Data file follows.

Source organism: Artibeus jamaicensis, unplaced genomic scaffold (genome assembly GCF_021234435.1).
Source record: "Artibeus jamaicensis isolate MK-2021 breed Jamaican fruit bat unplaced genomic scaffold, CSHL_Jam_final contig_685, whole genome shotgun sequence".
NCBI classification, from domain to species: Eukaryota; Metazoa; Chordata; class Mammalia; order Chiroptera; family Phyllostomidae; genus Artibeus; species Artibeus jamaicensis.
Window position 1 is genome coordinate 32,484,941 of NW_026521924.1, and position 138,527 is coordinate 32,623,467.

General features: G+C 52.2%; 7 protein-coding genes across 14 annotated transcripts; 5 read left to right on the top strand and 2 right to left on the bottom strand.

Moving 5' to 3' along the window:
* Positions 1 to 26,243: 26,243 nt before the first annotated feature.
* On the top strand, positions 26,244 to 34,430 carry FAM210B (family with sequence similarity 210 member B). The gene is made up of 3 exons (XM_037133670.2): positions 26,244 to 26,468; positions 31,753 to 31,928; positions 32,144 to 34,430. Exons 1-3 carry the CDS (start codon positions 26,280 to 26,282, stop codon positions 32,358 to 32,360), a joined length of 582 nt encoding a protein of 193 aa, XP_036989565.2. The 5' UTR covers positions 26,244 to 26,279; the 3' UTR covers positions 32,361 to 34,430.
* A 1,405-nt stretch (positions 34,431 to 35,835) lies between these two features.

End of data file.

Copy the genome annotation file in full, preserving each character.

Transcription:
Source organism: Artibeus jamaicensis, unplaced genomic scaffold (genome assembly GCF_021234435.1).
Source record: "Artibeus jamaicensis isolate MK-2021 breed Jamaican fruit bat unplaced genomic scaffold, CSHL_Jam_final contig_685, whole genome shotgun sequence".
NCBI classification, from domain to species: Eukaryota; Metazoa; Chordata; class Mammalia; order Chiroptera; family Phyllostomidae; genus Artibeus; species Artibeus jamaicensis.
Window position 1 is genome coordinate 32,484,941 of NW_026521924.1, and position 138,527 is coordinate 32,623,467.

General features: G+C 52.2%; 7 protein-coding genes across 14 annotated transcripts; 5 read left to right on the top strand and 2 right to left on the bottom strand.

Moving 5' to 3' along the window:
* Positions 1 to 26,243: 26,243 nt before the first annotated feature.
* On the top strand, positions 26,244 to 34,430 carry FAM210B (family with sequence similarity 210 member B). The gene is made up of 3 exons (XM_037133670.2): positions 26,244 to 26,468; positions 31,753 to 31,928; positions 32,144 to 34,430. Exons 1-3 carry the CDS (start codon positions 26,280 to 26,282, stop codon positions 32,358 to 32,360), a joined length of 582 nt encoding a protein of 193 aa, XP_036989565.2. The 5' UTR covers positions 26,244 to 26,279; the 3' UTR covers positions 32,361 to 34,430.
* A 1,405-nt stretch (positions 34,431 to 35,835) lies between these two features.